Thursday, February 19, 2009

Marriage: Part 1

Before you begin, you should know this is a long post, and it’s pretty weighty. If you like, you can skip all the details and just read my findings [HERE].


I began to explore the topic of marriage in earnest when the debate of equal rights for gay and lesbian couples reached a peak of intensity during the fall of 2008 as a result of the pending vote on California Proposition 8. This initiative, like others in states around the country, sought in essence to define the term “marriage” as it is recognized by the state to mean a marriage between one man and one woman. In an earlier exploration of the marriage question in California [HERE], I went back to the beginnings of the issue in California, in an effort to get some deeper perspective. In doing that research, I was introduced to both sides of this now contentious argument, and found that, on the surface, both sides had merited concerns. I committed at that time to dig even deeper, to see if I could come to some conclusions about the nature of marriage in society--and, in particular, American society. The idea was that understanding both the history and purpose of the institution would lead me to better be able to see how the two seemingly irreconcilable points of view on the topic might be harmonized.

In this entry, I will attempt first to lay an historical foundation from what literature I could access conveniently. I will make determinations along the way that will set the stage for an opinion which, in the posts on the topic that follow, will demonstrate how the idea of marriage might be viewed so that both sides’ concerns are given due weight and consideration. In writing this, it is not my intention to present myself as an authority on the subject, nor do I suggest that the findings presented here are based on perfectly correct information. If you should find me in error, please say so; I will gladly reinterpret any findings improperly founded.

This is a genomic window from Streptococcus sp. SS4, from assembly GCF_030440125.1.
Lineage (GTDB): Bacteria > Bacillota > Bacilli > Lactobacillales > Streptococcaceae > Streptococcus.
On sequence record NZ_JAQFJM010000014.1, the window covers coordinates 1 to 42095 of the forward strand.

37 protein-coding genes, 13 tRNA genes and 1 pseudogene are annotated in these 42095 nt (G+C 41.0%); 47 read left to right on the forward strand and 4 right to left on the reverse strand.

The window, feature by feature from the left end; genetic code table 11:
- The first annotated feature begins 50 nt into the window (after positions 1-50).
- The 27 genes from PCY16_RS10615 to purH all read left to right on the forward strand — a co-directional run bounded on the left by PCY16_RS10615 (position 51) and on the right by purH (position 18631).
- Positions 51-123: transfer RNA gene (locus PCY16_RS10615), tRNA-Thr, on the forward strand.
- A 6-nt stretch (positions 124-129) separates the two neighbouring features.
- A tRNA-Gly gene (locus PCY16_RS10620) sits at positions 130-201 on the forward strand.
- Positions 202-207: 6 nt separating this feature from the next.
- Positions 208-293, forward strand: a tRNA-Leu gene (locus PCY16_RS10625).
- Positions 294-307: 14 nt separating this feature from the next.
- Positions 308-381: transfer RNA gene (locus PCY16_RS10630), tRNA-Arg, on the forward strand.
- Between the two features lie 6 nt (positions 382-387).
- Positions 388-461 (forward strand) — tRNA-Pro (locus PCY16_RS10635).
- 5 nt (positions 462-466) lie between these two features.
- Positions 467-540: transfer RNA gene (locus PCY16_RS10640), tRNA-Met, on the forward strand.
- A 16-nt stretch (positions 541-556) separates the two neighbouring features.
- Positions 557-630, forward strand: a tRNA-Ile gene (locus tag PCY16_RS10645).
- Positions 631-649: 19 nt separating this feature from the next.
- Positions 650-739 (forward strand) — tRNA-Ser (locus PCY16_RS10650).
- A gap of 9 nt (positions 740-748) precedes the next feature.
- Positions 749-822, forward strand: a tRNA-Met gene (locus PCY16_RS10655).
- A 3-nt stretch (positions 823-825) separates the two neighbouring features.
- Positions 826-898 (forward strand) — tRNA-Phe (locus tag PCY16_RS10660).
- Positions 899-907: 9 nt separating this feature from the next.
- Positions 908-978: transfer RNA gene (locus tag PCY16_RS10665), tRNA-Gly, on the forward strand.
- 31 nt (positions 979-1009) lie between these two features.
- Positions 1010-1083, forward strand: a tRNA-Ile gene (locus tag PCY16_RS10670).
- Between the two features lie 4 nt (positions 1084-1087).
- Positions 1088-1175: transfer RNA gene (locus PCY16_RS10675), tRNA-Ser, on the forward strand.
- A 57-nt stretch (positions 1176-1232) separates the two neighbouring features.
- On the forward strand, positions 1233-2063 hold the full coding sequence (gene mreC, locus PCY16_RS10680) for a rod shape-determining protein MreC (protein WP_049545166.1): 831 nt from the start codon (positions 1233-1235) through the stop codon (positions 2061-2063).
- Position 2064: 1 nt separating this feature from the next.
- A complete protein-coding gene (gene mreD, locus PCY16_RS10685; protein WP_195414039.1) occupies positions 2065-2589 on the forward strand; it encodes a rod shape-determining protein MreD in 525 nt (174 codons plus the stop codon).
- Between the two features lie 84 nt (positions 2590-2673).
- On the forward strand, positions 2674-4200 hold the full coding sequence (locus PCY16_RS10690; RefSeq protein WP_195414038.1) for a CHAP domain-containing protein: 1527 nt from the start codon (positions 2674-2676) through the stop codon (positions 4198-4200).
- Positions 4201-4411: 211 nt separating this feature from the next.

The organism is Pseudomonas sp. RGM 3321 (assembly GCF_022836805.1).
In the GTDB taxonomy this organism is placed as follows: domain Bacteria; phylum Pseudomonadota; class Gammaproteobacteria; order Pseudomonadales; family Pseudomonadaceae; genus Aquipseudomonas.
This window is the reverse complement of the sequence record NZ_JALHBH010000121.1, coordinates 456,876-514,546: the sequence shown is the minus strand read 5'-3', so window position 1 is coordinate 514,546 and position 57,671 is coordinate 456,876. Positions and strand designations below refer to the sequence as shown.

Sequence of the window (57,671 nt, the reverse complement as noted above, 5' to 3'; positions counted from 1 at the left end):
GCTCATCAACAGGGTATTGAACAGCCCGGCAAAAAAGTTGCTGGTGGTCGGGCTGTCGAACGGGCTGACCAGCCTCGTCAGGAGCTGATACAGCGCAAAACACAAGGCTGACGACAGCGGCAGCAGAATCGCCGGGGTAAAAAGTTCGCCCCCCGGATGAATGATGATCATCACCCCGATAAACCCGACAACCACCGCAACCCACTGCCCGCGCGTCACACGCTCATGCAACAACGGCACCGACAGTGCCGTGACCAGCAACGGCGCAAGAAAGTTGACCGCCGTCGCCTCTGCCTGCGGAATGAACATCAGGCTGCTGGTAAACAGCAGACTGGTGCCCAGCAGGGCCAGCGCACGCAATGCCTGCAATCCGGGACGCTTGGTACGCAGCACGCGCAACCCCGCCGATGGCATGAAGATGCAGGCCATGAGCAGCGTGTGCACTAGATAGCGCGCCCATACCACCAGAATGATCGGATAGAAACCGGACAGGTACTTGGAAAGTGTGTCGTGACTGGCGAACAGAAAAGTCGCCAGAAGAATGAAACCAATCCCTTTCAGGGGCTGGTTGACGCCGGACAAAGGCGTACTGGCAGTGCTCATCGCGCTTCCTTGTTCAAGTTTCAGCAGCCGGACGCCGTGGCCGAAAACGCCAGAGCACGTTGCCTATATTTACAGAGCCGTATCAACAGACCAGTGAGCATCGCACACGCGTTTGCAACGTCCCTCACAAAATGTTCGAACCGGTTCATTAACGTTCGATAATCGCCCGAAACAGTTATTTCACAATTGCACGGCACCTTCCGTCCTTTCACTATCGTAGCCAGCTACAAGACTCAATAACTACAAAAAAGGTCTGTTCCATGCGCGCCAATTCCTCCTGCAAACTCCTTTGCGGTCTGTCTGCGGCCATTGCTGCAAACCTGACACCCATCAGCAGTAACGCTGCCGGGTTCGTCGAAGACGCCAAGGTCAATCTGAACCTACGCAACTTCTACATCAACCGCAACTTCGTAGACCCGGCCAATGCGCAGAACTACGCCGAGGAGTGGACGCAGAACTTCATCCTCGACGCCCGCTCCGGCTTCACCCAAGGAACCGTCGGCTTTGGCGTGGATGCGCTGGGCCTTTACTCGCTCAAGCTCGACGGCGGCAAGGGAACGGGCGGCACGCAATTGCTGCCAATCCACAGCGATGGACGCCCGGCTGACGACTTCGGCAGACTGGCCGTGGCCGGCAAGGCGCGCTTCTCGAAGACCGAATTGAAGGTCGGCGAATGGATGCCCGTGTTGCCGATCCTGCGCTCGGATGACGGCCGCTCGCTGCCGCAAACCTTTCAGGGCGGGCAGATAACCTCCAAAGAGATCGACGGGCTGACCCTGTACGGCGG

Finally, it is important to note that this work represents my own casual research on the topic, and I have made no effort to provide all the documentation necessary to support my findings. My exploration of this issue is not to support a point, but to come to one. I would describe my views as emerging here because, seeing as I do legitimacy to the seemingly contradictory positions of this debate, I will not feel firm in my opinions until I can clearly see how they can be merged into a reasonable paradigm that allows all the points I see as valid to complement each other without tension. I’m putting my views on this topic in a public forum not to press a point, but to invite considered discussion with the intention of creating that paradigm. Those with already well entrenched views on this topic may feel that my attempts to justify a contrary position are incorrect on their face. I encourage them to look beyond the surface, to put aside their notions of right and wrong for the moment, if they can, and look at the findings on their own terms. Later, we can explore together whether, or how, things can be reconciled pragmatically.


1. The historical record supports marriage as first and primarily an institution designed to protect property and resolve matters of inheritance and lineage.

2. The recognition of marriage in western Europe (where American marriage practices evolved) has a basis in Common Era history as a religious institution (and even earlier in Judaic practice), but at no point in the historical record is there evidence to support the contention that marriage was viewed primarily as a religious commitment by the general population.

3. Although we accept governmental oversight of marriage as the norm in modern society, its original involvement was the result of attempts to restore the institution to its standing as an informal social arrangement.